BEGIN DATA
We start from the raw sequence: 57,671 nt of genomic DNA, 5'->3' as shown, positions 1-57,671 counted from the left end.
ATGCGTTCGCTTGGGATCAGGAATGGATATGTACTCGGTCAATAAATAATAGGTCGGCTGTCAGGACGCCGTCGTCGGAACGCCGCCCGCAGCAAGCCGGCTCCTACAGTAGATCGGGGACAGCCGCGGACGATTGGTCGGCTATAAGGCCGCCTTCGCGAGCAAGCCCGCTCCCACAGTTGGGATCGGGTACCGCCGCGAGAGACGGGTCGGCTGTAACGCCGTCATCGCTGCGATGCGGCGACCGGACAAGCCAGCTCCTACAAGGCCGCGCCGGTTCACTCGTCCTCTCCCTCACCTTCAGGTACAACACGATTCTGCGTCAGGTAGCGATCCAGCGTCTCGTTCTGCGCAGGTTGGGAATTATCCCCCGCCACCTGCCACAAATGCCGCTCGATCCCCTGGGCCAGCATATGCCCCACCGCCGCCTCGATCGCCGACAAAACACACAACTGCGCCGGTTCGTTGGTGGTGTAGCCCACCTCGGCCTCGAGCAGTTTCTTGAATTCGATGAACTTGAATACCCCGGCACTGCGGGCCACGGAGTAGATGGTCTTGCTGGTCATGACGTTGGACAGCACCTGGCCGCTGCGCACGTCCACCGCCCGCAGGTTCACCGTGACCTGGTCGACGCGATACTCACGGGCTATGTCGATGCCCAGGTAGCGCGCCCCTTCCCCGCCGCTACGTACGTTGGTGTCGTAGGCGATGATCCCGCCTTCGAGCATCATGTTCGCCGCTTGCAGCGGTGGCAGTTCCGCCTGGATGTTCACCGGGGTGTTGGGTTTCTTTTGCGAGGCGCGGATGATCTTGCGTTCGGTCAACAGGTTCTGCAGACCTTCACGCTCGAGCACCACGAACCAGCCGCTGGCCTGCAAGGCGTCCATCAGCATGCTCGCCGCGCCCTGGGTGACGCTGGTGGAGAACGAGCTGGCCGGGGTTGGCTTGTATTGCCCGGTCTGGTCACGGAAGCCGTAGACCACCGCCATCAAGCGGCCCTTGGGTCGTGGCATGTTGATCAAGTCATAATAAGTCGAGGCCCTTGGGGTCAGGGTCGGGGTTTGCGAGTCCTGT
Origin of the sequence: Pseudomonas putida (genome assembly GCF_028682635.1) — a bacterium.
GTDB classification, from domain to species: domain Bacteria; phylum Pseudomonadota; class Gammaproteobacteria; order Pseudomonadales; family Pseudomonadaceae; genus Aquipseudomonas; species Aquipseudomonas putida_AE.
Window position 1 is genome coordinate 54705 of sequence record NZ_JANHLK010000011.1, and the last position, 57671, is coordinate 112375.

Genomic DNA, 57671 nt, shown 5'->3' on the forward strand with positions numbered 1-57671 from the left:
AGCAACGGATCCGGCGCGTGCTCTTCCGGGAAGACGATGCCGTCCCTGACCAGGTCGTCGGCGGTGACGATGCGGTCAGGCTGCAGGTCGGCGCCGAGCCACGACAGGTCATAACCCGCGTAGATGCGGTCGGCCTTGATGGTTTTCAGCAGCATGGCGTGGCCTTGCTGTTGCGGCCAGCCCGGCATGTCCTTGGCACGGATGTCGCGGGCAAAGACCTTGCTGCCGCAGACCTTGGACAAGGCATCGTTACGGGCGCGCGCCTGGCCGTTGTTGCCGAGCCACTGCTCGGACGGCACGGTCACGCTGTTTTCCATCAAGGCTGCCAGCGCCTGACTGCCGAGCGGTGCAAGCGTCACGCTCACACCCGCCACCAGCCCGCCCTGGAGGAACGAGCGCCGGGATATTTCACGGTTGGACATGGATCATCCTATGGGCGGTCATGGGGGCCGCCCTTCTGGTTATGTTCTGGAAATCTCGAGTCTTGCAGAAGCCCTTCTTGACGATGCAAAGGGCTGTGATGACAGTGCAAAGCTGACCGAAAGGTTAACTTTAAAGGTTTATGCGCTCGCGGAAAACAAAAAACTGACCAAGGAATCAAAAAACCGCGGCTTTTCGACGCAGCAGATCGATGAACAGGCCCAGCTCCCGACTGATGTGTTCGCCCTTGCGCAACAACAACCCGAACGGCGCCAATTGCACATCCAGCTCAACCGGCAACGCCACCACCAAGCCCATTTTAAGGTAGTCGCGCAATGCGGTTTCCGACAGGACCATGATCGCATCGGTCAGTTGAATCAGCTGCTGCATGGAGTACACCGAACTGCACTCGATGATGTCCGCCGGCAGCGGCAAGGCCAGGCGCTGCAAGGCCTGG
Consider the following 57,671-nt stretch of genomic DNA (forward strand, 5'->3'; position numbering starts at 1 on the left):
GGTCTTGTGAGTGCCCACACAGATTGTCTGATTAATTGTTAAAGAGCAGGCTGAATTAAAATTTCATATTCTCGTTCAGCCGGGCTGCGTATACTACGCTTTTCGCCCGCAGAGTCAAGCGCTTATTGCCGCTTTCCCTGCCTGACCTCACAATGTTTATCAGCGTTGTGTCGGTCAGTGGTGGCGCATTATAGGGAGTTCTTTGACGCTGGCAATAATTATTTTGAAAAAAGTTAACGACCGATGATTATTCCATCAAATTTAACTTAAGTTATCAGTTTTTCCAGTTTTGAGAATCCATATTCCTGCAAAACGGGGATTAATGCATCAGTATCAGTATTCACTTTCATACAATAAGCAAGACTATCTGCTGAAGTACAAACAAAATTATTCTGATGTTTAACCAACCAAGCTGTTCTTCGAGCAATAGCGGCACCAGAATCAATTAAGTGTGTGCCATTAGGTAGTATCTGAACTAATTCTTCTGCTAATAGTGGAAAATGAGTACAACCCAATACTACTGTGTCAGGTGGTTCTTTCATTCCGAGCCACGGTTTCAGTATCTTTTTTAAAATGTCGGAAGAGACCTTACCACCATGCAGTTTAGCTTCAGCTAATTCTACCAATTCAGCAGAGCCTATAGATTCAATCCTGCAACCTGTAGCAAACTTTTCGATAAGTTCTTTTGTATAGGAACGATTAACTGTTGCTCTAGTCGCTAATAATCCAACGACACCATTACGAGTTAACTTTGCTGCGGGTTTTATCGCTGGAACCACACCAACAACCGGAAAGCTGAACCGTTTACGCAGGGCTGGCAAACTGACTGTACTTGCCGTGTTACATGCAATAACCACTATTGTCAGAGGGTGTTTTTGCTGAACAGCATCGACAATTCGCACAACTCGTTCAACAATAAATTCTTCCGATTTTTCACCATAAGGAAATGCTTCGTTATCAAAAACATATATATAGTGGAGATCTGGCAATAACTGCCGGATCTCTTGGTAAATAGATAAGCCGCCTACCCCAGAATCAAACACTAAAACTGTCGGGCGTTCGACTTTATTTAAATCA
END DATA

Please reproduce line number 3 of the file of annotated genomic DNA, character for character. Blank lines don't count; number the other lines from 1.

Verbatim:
Origin of the sequence: Pseudomonas putida (genome assembly GCF_028682635.1) — a bacterium.